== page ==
Welcome to Wednesday, where Poland says it has no indication the deadly missile near Ukraine's border was sent intentionally, Donald Trump announces he’s running in 2024, and NASA makes one not-so-small step toward returning to the Moon. In Buenos Aires-based daily Clarin, Mara Resio also looks at the recent legal landmark for the country’s multi-parental families, and what it means for parents and children.

[* Jamaican Patois ]

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In The News
Lisa Berdet, Chloé Touchard, Lila Paulou and Bertrand Hauger

UK’s New Prime Minister, Saskatchewan Manhunt, Chile Says “No” To New Constitution

👋 Bonjour!*

Welcome to Monday, where Liz Truss is the new British prime minister, Chileans reject drastic changes to the country’s Constitution, and the new Lord of the Rings series becomes Amazon Prime's biggest premiere. Meanwhile, German daily Die Welt and Ukraine's Livy Bereg show how the Ukraine grain deal may actually play in Putin’s hands.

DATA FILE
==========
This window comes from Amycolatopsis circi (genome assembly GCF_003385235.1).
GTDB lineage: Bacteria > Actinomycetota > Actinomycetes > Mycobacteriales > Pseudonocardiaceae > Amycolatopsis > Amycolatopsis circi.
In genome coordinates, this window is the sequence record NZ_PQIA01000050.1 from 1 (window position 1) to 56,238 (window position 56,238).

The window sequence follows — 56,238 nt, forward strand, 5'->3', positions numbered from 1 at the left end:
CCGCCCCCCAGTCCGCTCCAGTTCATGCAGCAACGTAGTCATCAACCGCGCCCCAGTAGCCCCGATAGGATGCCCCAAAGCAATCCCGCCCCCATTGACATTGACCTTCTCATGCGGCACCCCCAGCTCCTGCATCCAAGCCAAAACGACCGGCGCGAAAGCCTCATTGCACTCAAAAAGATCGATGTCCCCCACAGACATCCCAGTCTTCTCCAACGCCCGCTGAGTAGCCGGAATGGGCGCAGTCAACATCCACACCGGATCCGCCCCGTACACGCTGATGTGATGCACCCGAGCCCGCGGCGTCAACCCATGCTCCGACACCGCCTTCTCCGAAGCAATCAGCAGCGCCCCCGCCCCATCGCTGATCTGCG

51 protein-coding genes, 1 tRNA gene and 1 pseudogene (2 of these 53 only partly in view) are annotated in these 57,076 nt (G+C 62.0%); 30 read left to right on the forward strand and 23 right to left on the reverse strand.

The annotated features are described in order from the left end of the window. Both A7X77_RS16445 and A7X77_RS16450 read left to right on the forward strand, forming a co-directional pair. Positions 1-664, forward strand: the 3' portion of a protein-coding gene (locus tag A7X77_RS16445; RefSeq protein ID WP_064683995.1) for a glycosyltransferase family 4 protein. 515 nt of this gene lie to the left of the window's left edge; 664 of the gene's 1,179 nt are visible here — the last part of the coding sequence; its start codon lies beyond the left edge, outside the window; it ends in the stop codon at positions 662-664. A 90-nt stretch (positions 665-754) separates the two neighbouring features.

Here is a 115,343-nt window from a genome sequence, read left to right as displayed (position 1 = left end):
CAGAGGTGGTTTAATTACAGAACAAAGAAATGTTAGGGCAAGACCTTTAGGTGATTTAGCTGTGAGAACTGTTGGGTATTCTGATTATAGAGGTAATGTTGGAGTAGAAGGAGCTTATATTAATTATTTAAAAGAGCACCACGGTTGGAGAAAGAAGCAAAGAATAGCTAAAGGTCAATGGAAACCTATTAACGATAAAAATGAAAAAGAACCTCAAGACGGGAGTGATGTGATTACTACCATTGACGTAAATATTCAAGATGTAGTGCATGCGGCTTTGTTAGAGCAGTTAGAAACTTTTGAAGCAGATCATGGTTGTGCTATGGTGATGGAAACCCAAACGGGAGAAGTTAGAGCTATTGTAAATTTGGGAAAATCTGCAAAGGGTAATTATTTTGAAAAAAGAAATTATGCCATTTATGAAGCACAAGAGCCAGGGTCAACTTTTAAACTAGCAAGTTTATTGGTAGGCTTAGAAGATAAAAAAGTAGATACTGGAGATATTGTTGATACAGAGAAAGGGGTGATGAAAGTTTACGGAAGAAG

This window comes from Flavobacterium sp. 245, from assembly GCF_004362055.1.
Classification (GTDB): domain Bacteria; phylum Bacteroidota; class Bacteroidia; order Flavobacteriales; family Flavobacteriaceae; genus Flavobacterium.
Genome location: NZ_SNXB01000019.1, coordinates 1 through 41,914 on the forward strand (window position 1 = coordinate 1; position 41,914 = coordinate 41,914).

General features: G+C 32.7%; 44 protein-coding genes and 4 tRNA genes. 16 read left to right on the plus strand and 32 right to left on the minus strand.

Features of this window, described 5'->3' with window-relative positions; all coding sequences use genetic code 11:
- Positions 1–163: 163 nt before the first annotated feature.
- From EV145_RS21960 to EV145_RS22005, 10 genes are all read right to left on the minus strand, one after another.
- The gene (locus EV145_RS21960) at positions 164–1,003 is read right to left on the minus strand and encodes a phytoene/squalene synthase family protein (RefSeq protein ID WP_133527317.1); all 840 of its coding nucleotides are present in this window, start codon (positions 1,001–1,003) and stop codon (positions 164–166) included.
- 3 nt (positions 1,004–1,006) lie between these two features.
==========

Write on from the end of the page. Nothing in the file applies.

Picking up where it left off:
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In The News

Le Weekend ➡️ History In The Making? A Photo Op À Trois On The Way To Kyiv

June 18-19

  • Rethinking Europe
  • Murder investigation in the Amazon
  • Australia’s dancing goalie
  • … and much more.
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Ciro Barros, Rubens Valente, Avener Prado, José Medeiros

In The Amazon, Retracing The Last Steps Of Dom Phillips and Bruno Pereira

The murder of Brazil indigenist Bruno Pereira and British journalist Dom Phillips is shocking. Still, once looking more closely, it is not necessarily a surprise considering both the violence in Brazil and the situation in the rain forest under President Jair Bolsonaro.